CCCOER: Sample OER Needs Assessment Survey

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Community College Consortium for Open Educational Resources' survey about public domain learning materials

Thank your for your willingness to complete this short questionnaire about public domain learning materials. This should take no more than 5 minutes of your time.


Public domain learning materials, also known as Open Educational Resources (OER), are available to faculty for instructional purposes and, in some courses, can be used to supplant and/or supplement textbooks. OER are “digitized materials offered freely and openly for educators, students and self-learners to use and re-use for teaching, learning and research." 

Open Educational Resources include:

  • Learning Content: Full courses, courseware, content modules, learning objects, collections and journals.
  • Tools: Software to support the development, use, re-use and delivery of learning content including searching and organization of content, content and learning management systems, content development tools, and on-line learning communities.
  • Implementation Resources: Intellectual property licenses to promote open publishing of materials, design principles of best practice, and localization of content.” (from Wikipedia).

Examples of OER include:


1. Are you Full or Part-time Faculty?

  • Full-time Faculty
  • Part-time Faculty


2. Are you currently using any public domain learning materials in your courses?

  • Yes
  • No


3. If yes to Question 2, what type of public domain learning materials or teaching materials do you use in your classes? (Check all that apply.)

  • Textbooks available on the Internet
  • Non-fiction books
  • Fiction books
  • Journal and journal articles
  • Reference works/materials
  • Images, music, or movies
  • Industry white papers
  • Blogs
  • Wikis
  • Computer program open source code
  • Data sets of various kinds and online laboratory modules, visualizations for labs, digital maps, etc.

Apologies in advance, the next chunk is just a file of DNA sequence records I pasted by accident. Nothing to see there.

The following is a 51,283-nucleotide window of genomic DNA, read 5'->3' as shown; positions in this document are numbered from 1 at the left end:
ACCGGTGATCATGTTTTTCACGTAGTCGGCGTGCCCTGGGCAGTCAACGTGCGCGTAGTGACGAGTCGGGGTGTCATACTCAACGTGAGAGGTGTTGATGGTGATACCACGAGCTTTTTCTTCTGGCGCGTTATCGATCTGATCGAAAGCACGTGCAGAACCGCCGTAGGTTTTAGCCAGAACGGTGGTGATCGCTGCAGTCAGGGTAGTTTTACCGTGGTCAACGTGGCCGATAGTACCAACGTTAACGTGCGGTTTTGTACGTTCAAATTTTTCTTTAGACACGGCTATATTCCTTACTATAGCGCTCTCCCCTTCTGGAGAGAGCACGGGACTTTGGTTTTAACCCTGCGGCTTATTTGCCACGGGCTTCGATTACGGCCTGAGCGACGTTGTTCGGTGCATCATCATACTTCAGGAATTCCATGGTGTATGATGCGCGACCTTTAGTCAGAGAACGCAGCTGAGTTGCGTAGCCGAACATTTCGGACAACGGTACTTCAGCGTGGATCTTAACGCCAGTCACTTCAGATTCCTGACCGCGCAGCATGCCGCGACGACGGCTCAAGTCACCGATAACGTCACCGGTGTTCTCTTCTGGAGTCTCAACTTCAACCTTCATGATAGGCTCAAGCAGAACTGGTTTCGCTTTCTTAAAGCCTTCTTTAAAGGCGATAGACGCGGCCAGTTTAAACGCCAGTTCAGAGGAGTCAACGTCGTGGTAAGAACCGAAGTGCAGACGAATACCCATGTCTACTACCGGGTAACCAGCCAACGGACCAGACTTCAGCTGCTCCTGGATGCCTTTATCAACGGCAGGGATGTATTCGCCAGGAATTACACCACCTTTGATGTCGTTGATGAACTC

• Exercises, labs, solutions, etc.
  • Grammar exercises from online writing labs
  • Lectures available on podcasts (e.g., Stanford University)
  • Newspaper articles
  • Materials I created and put in the public domain or with a Creative Commons license
  • Other, please specify


4. How likely are you to use public domain learning materials in 2007?

  • Very likely
  • Likely
  • Neither likely nor unlikely
  • Not likely


5. Are you interested in helping the district produce or identify public domain learning materials for your classes or field?

  • Yes
  • No


6. What support or resources would you need in order to be willing to contribute to producing public domain learning or teaching materials? (Check all that apply.)

  • Paid compensation or stipend
  • Release time for development
  • Training
  • Software
  • Equipment
  • Guidelines and/or templates
  • Expert content reviewers
  • Copyright checking and clearance services
  • Established criteria for identification and selection of materials
  • A development team to work with
  • Workshop on copyright or intellectual property issues
  • Workshop on the nature, availability, and accessibility of public domain materials
  • A district/college website repository of public domain materials
  • Training in conjunction with district/college course management system
  • Support in handling articulation concerns and related issues
  • Broadband, high-speed internet connection to my home.
  • Server space for file storage
  • Software for multimedia and/or web design
  • Other, please specify

7. What is your discipline? (fill in)